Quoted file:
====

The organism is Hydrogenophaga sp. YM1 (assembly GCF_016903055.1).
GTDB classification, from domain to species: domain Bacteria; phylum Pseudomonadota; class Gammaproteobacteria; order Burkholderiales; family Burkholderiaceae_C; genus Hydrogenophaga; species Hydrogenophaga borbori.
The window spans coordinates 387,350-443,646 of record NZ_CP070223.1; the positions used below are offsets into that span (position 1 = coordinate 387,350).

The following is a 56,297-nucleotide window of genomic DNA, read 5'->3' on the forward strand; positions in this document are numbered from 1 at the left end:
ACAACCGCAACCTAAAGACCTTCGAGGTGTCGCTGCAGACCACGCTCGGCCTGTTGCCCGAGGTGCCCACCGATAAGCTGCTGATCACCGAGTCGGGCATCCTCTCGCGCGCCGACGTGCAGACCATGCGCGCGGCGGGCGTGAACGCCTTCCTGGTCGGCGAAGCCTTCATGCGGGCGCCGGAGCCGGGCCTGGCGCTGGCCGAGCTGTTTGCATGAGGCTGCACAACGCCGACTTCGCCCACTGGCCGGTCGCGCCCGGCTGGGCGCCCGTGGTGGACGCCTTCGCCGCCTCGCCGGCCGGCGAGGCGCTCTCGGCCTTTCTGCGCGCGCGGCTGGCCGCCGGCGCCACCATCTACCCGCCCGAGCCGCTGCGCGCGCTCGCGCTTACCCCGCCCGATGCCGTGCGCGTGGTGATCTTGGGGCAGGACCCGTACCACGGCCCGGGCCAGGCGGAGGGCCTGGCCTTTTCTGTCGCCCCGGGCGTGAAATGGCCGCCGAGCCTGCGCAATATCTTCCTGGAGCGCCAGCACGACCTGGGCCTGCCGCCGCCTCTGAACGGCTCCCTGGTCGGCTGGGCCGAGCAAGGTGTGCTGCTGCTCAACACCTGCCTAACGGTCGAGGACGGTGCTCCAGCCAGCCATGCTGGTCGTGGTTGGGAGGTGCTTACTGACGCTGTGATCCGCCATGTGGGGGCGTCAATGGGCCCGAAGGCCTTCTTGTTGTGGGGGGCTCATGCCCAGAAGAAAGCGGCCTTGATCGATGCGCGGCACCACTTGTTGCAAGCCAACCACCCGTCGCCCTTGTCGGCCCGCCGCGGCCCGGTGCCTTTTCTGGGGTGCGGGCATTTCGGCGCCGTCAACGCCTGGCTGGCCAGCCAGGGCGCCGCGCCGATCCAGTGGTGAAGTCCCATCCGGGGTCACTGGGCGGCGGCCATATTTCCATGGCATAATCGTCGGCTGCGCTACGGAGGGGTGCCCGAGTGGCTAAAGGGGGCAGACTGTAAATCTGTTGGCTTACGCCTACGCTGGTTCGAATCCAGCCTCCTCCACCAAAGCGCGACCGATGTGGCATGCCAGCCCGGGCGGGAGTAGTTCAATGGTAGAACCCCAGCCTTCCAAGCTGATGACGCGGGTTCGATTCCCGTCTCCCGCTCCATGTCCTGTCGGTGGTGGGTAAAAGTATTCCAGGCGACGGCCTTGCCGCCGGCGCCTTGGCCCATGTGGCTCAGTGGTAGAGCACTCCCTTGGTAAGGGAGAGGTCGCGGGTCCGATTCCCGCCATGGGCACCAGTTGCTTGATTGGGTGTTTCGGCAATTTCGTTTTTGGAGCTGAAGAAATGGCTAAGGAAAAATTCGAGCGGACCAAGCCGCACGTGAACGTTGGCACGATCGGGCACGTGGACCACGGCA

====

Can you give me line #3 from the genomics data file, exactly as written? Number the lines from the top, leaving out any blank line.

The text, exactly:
The window spans coordinates 387,350-443,646 of record NZ_CP070223.1; the positions used below are offsets into that span (position 1 = coordinate 387,350).